Bullet diameter 7.24 mm (0.285 in) Neck diameter 8.25 mm (0.325 in) Shoulder diameter 10.92 mm (0.430 in) Base diameter 12.01 mm (0.473 in) Rim diameter 12.10 mm (0.476 in) Rim thickness 1.15 mm (0.045 in) Case length 57.00 mm (2.244 in) Overall length 78.00 mm (3.071 in) Case capacity 3.90 cm³ (60 gr H2O) Rifling twist 220 mm (1 in 8.66 in) Primer type Large rifle Maximum pressure 390 MPa (57,000 psi) Ballistic performance Bullet weight/type Velocity Energy 9.0 g (139 gr) RWS KS 900 m/s (3,000 ft/s) 3,240 J (2,390 ft·lbf) 10.5 g (162 gr) RWS ID Classic 800 m/s (2,600 ft/s) 3,360 J (2,480 ft·lbf)

Solicitr (talk) 21:22, 27 June 2009 (UTC)

No, the base diameter of the 7X57 is 0.473", and only contains 54 grains of water. The Mexican military load was 162 grains, at a velocity of 2295 fps, the Spanish load was 173 grains at 2296 fps.... you are comparing modern loads against loads from the en of the 19th century. What they wanted to achieve with both the .280 Ross and the .276 Enfield was reaching 3000 fps with a 160 / 165 grains bullet. The British did not get that high results because they stuck with the cordite as a propellant so they got tremendous erosion, while Ross choose the neonite and got much better barrel life. But it is right to say that the 7X57 with the M/93/95 used in the Boer war (and the encounter USA made of the 7X57 in the Spanish-Ameerican war) greatly contributed to the development of both the .280 Ross and the .276 Enfield (and it's rifle, the P-13 AND the 1903 Springfield). The 7X57 loads you are referring to are clearly known to be suited ONLY for M/98 and later designs of actions, NOT for the M/93/95. Kalashnikov (talk) 23:15, 27 June 2009 (UTC)
You know, the very photograph you link to, and the poster's comments, prove precisely the opposite: the Ross and the .276 were very different: "4. Here's a pic comparing the .276 Enfield cartridge against other common military cartridges of the day. I included the .280 Ross because some publications have stated that the .276 Enfield is identical to the .280 Ross. A look at the picture will show that to be erroneous." And the mere fact that the cases have similar volumes for similar intended performance hardly proves much, since propellant capacity is directly related to nergy. It's more instructive to observe what Enfield did *not* copy from the Ross: a marked body taper and narrow shoulder, not unlike the earlier rimmed cartridges such as the .303, the .30-40 Krag and the .30 Russian. Whereas the .276 Enfield anticipates and greatly resembles a very slighly larger version of the postwar and modern hi-velocity 7mm class: slightly larger because modern propellants are more efficient.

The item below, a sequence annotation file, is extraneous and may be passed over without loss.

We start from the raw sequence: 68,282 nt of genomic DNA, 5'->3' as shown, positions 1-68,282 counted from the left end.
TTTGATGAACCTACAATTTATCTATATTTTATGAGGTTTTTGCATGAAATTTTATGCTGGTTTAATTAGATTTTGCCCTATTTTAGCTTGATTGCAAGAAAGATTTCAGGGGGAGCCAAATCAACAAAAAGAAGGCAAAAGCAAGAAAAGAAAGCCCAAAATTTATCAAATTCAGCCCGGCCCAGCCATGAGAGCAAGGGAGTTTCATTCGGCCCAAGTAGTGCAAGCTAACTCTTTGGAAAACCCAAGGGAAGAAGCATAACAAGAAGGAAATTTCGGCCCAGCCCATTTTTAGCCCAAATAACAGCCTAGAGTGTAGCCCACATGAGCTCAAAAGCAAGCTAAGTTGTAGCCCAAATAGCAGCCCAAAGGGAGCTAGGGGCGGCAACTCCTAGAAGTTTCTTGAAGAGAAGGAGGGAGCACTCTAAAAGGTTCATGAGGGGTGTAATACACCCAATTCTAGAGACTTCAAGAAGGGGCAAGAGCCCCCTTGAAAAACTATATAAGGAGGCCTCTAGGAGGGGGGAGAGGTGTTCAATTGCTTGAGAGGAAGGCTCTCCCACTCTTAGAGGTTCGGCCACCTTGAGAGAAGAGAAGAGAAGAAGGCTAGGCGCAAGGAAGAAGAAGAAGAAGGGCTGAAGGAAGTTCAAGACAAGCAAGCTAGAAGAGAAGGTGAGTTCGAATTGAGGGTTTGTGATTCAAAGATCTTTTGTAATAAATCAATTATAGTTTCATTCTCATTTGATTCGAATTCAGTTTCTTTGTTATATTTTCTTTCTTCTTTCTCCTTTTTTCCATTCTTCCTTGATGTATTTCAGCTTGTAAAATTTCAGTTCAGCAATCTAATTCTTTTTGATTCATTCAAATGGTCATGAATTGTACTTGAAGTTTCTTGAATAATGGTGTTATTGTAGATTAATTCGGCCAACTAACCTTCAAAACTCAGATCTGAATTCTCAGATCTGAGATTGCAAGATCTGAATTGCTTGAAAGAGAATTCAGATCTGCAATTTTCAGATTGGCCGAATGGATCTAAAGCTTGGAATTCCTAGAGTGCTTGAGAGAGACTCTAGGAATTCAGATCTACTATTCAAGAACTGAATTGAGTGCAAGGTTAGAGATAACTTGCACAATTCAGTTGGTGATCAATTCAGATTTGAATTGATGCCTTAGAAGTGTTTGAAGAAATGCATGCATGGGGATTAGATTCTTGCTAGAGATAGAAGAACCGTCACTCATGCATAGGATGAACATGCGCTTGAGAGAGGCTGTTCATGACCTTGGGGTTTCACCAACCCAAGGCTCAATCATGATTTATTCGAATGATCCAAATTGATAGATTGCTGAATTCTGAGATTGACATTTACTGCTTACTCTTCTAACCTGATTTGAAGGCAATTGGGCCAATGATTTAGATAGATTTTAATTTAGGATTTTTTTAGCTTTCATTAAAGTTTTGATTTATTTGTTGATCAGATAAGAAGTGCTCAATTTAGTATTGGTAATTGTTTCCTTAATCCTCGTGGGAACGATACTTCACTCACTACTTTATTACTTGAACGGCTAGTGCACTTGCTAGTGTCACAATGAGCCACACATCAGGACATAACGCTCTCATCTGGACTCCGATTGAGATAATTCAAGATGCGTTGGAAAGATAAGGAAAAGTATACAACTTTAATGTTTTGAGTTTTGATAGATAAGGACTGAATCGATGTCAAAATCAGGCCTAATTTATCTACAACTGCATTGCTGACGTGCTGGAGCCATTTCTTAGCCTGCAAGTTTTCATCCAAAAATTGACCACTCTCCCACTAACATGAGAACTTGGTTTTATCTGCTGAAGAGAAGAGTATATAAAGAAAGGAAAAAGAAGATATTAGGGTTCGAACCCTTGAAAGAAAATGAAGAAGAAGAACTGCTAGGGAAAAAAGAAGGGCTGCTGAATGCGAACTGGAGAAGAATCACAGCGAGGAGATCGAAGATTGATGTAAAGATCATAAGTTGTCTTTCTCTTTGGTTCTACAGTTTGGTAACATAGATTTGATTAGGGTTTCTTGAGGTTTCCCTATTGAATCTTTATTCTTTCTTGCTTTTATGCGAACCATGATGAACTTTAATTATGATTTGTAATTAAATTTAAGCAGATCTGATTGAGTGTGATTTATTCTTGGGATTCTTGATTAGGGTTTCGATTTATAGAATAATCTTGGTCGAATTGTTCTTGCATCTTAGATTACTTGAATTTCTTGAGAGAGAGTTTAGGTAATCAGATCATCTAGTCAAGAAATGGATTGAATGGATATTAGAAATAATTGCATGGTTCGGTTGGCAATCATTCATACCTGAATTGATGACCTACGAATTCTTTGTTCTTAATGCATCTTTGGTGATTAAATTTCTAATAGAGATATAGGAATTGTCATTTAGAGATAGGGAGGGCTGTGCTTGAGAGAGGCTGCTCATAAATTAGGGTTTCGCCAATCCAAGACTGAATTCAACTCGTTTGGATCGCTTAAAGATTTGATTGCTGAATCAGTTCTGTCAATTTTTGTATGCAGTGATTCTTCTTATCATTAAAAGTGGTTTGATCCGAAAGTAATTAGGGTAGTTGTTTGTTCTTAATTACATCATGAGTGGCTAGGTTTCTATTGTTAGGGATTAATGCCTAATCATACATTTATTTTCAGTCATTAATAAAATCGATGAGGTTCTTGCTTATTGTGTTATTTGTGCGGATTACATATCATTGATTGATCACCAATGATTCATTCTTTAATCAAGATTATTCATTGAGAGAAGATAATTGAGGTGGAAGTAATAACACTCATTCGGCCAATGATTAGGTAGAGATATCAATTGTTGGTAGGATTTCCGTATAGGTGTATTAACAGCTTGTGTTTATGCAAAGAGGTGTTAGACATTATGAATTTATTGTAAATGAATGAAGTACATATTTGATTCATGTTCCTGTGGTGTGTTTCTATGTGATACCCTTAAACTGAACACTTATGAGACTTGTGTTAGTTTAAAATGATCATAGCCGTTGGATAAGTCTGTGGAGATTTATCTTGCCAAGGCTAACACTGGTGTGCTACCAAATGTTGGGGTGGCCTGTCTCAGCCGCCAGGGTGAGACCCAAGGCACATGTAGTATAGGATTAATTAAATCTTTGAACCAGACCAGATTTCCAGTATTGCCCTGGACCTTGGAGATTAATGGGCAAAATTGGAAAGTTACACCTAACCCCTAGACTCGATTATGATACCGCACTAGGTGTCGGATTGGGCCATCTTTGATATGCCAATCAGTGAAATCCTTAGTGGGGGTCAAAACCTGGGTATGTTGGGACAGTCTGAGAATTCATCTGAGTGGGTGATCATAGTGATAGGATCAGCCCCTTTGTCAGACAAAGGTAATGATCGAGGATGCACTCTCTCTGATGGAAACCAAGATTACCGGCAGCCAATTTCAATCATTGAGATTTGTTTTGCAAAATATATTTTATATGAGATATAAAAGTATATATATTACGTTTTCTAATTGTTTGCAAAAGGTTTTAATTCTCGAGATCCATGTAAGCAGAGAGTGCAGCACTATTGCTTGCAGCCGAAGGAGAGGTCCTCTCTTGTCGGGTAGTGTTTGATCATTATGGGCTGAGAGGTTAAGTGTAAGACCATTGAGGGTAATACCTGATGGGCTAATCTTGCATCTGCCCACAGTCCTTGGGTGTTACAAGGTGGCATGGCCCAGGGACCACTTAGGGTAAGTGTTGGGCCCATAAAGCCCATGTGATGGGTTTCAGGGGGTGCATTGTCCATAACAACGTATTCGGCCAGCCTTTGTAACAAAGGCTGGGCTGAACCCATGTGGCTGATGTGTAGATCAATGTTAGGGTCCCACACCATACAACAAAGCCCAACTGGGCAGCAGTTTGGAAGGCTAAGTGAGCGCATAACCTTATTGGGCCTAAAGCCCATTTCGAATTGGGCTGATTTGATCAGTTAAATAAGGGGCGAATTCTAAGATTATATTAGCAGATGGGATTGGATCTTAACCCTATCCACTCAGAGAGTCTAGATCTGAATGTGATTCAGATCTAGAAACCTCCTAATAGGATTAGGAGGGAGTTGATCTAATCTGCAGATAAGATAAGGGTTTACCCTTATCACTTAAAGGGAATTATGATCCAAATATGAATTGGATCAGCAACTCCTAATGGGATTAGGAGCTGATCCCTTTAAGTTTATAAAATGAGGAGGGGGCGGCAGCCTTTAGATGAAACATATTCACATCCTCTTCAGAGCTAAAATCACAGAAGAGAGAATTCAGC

"The 7X57 loads you are referring to are clearly known to be suited ONLY for M/98 and later designs of actions, NOT for the M/93/95." Why is that relevant? The British .256 and .276 experiments took place well after 1898, and the P'13 was expressly based in part on the G98. 17:25, 29 June 2009 (UTC)

What the fellow meant at the bottom of the page linked above is that both cartridges ARE NOT PHYSICALLY THE SAME, wich I agreed above and never said they were. BUT THEY ARE BALLISTICALLY THE SAME - SAME - AND - COICINDENCE??? - THEY SHARE THE SAME BASE DIAMETER. And F.C. Barnes, in Cartridges Of the World, speaking of the .276 Enfield, wrote the following; ...(Quote)"It is very similar to the Canadian 280 Ross cartridge"... and that lead to the "dimensionally identical" error. Now, the P-13, was NOT BASED on the G98 - neither was it on the K98; it was based on the previous Mauser patterns that the British encountered in Africa, using COCK-ON-CLOSING actions. Now, regarding the 7X57, you don't seem to be familiar with reloading; there are TWO different pressure level for the 7X57; what you are showing above is a CIP loading (3900 Pa = 56 565 PSI)- SAAMI gives a MAP of 51 000 PSI (or 46 000 CUP) for the 7X57, especially for use with the M/93/95 ( / ). Look at Hodgdon's site for 7X57 loads; , you can see this for some american cartridges, too, like the 45-70 Gvt, where you have different pressure levels for different actions designs. And just for your records, the pressure of the 8X57 was raised to 57 000 PSI only in 1905, wich led the USA to drop their newly adopted 30-03 cartridge for the upgraded 30-06. Before that period and even up to the end of WWI, MOST military cartridges were loaded at around 47 000 to 51 000 PSI. For more infos about the "older loads, look there; . I quote them; Recall we said earlier that Mauser upgraded his action designs, materials and heat treatment techniques to keep up with powder and cartridge developments? This may well be the most important thing we discuss about the 1893 action. The original cartridge for the 1893 is the 7 mm Mauser or 7 x 57. This cartridge was designed to have a breech pressure of no more then 46,000 cup. The 1893 action is designed within these parameters. Now, all actions are “proofed” with a high-pressure cartridge, often called a “Blue Pill”. However, they are not fed a steady diet of them. All Mauser actions have a bit of insurance built into them, they have to, however, they are not meant to push the envelope all the time. The American ammo companies stay within that 46,000 cup ceiling for a good reason. I have many reloading manuals. The Speer Manual, specifically states the 1893 type actions should be limited to starting loads in 7 mm Mauser. Other loading manuals have 7mm Mauser loads in two sections; mild loads for military rifles, another section for commercials (Rugers, Winchesters etc). Anyways, I don't see where you want to go with all that... but it kinda looks like a headgame to me. Kalashnikov (talk) 21:11, 29 June 2009 (UTC)